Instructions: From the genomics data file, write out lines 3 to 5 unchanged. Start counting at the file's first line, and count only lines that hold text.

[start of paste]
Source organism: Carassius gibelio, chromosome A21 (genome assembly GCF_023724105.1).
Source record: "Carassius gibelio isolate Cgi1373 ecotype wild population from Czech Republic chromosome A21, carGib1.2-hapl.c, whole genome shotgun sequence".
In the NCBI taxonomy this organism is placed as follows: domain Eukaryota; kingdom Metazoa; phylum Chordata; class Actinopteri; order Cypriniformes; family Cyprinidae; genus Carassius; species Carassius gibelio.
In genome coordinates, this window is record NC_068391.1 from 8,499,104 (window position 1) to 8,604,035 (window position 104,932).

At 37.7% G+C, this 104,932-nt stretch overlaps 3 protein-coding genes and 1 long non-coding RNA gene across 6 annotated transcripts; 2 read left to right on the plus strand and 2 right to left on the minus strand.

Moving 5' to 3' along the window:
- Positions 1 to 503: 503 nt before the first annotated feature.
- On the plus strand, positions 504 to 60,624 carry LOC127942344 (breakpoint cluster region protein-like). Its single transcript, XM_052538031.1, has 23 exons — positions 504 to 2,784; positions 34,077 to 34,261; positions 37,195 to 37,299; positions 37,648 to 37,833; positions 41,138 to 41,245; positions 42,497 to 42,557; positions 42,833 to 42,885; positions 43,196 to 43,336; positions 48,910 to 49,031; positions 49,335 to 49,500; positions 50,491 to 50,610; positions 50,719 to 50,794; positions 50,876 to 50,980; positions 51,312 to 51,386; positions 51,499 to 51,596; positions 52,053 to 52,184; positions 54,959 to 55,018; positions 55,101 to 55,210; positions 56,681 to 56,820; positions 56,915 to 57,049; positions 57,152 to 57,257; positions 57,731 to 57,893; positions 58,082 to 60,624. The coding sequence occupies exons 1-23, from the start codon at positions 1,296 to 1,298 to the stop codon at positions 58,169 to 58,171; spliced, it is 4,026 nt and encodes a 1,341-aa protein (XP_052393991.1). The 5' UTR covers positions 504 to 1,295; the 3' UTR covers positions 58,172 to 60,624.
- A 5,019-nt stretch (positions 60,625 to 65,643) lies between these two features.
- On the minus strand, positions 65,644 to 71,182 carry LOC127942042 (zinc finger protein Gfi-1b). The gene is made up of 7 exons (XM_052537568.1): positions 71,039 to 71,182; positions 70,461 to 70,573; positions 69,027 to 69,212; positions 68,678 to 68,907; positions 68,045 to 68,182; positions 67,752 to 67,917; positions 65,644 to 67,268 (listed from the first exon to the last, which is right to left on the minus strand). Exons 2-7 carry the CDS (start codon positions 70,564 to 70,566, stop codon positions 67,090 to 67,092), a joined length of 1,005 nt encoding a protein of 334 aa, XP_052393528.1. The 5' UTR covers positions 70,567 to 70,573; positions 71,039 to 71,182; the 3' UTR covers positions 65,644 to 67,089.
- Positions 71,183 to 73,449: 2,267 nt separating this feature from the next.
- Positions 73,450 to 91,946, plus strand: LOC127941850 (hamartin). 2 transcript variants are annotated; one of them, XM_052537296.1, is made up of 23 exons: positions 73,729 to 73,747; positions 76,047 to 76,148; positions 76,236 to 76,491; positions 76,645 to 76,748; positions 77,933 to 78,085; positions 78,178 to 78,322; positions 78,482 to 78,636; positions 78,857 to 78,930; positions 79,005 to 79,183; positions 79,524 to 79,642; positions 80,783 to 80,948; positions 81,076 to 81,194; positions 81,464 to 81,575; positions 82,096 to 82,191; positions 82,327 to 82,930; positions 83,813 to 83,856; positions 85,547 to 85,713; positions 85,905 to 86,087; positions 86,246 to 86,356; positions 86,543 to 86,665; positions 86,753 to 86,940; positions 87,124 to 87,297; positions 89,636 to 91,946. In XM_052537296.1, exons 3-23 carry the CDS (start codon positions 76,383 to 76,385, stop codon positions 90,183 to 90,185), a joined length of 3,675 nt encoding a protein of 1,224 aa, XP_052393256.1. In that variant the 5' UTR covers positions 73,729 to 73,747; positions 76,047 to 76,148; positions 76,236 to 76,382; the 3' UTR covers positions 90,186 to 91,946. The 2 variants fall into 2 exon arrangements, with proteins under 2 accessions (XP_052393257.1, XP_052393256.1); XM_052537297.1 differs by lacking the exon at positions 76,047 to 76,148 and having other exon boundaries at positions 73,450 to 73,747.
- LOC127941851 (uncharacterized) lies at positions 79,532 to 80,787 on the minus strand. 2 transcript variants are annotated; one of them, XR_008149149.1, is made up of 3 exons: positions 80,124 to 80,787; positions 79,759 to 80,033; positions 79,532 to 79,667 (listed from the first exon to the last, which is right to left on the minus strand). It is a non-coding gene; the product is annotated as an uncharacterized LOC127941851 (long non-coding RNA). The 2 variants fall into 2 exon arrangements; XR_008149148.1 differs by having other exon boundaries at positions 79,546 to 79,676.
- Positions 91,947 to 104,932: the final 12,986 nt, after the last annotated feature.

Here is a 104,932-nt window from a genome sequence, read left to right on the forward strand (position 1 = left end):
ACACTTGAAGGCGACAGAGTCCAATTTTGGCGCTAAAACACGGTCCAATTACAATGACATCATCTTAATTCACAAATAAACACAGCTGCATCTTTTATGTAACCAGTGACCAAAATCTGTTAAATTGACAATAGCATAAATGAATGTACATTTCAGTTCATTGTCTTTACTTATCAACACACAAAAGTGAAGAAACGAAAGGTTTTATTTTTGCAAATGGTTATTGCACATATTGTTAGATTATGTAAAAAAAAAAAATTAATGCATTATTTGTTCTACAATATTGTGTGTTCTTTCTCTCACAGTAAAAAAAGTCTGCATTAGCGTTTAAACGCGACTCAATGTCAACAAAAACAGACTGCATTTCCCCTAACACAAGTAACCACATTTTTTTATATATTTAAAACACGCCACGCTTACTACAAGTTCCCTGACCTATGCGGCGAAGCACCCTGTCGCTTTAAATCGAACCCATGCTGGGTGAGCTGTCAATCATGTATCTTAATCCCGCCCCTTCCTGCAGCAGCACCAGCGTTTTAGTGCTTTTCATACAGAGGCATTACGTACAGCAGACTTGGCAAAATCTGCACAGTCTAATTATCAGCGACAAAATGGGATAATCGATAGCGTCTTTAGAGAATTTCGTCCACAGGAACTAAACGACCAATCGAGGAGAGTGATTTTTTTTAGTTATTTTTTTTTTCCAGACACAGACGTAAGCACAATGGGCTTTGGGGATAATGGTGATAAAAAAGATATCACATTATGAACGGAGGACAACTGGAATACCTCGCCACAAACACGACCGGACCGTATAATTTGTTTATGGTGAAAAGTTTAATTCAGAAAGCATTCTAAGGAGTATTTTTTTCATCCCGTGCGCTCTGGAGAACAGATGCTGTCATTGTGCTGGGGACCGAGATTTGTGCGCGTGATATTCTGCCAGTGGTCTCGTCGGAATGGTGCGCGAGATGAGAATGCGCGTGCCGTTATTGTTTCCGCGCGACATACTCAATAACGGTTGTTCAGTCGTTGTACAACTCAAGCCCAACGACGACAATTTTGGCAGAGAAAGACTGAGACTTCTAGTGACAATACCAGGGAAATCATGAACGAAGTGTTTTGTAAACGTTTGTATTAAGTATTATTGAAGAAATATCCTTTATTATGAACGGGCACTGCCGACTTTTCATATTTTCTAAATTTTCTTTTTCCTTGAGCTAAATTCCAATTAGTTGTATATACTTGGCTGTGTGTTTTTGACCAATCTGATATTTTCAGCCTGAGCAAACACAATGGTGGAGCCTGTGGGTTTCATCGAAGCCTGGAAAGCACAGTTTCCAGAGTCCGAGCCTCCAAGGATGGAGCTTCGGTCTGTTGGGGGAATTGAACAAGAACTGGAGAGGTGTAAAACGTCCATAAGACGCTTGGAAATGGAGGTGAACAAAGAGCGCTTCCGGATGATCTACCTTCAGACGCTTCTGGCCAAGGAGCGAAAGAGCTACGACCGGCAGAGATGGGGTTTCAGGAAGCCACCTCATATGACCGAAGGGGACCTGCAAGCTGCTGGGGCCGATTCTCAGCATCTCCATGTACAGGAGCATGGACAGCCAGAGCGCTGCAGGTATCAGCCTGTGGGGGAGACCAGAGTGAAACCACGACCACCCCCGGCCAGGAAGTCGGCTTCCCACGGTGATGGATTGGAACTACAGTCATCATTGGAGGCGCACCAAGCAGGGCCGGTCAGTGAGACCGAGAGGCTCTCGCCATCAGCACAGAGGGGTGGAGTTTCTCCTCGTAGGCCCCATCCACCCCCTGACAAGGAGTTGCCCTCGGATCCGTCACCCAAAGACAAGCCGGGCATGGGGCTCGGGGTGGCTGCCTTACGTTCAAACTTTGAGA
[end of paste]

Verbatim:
In the NCBI taxonomy this organism is placed as follows: domain Eukaryota; kingdom Metazoa; phylum Chordata; class Actinopteri; order Cypriniformes; family Cyprinidae; genus Carassius; species Carassius gibelio.
In genome coordinates, this window is record NC_068391.1 from 8,499,104 (window position 1) to 8,604,035 (window position 104,932).

At 37.7% G+C, this 104,932-nt stretch overlaps 3 protein-coding genes and 1 long non-coding RNA gene across 6 annotated transcripts; 2 read left to right on the plus strand and 2 right to left on the minus strand.